7. Troubleshoot the system and mitigate risk.

EHR software is complex and far-reaching, so be prepared to engage in troubleshooting and risk mitigation. As Siegel puts it, "The implementation process as a core principle involves stopping revenue through one channel and restarting it through another."

Naturally, this is a delicate and risky thing to do. Here are a few suggestions to protect yourself against some of the potential issues surrounding implementation:

  • Choose a system with a friendly user interface. Any EHR system can either streamline or hinder operations in your medical practice. To ensure the new system has the desired effect, make sure the user interface of the system you choose is intuitive and simple to learn. This will help make the transition easier for your staff and increase the effectiveness of your system, all without depressing productivity.
  • Include your staff in the decision-making process. The best way to determine how prepared your staff is to adapt to the new system is by including them in the decision-making process. Do they find certain interfaces friendlier than others? What does their preferred workflow look like? What kind of training would they find most helpful? These questions can help you choose a system with your staff in mind and make adoption of the new system much easier for them in the end. Involving each of the different departments in your practice during the decision-making process provides invaluable insight when making a final choice.
  • Integrate all software with your new PM/EHR system. "Many practices use additional software products to provide the full spectrum of solutions needed to run an efficient modern medical practice," Siegel said. "This starts with integrating any additional systems with the new PM and EHR software. Products like appointment-reminder systems and interfaces with lab and imaging systems are critical to practice efficiency and shouldn't be overlooked during the conversion process."
  • Honestly assess your practice before implementation begins. Providing an honest and accurate assessment of your medical practice's current finances, workflow and capabilities is a major part of devising a successful implementation. Through this assessment, and during the development of clearly stated future goals, a practice's administration can more effectively set and track metrics of success for the new system.

"A practice should have a clear understanding of how their complete practice will operate on the new system by the time they sign the contract and begin the implementation process," Siegel said.

The payoff of a fully implemented EHR system

At the end of the implementation process, your practice will have a fully functioning, modern EHR system that will hopefully improve both the quality of healthcare services you provide and your practice's profitability. Most practices implement new software only once or twice, and if it's done right, the rewards are exceptional.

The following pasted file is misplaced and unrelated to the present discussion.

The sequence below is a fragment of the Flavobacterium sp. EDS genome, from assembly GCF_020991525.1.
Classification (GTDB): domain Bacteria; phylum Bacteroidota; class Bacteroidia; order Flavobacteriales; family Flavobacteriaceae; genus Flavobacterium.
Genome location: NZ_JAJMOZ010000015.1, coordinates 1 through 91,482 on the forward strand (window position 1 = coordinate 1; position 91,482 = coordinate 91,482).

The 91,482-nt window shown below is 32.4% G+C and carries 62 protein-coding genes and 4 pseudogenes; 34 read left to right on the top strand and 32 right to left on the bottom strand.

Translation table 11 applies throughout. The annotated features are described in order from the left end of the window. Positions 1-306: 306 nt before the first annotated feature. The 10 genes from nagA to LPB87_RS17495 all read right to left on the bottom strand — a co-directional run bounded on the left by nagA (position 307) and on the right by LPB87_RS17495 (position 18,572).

Some of the benefits your practice should realize are:

  • A more optimized day-to-day workflow and friendlier user experience
  • More efficient, timely and comprehensive medical care for patients
  • More complete documentation of patient visits and rendered services
  • Greater patient satisfaction due to decreased wait times and simplified billing
  • More efficient scheduling and increased appointments, as well as reductions in no-shows and cancellations
  • Increased revenue and claims accepted by payers on the first submission, as well as a reduction in the amount of aging accounts-receivable in collections
  • Improved connectivity with labs, hospitals and specialists that work with your practice

"By visualizing a modern medical practice and putting in place the right tools to manage it, a practice can put themselves in a grounded position of system optimization and excellence in performance poised for future growth," Siegel said.

Key takeaway: Although EMR implementation requires a time, energy and monetary commitment that may seem daunting, the many benefits of these systems far outweigh the costs.

Additional reporting by Sean Peek. Some source interviews were conducted for a previous version of this article.



Editor's note: If you need help choosing the EMR system that's right for you, use the questionnaire below to receive more information from our vendor partners.


Image Credit: Have a nice day Photo/Shutterstock
Adam Uzialko
Adam Uzialko
Business News Daily Staff
Adam Uzialko is a writer and editor at and Business News Daily. He has 7 years of professional experience with a focus on small businesses and startups. He has covered topics including digital marketing, SEO, business communications, and public policy. He has also written about emerging technologies and their intersection with business, including artificial intelligence, the Internet of Things, and blockchain.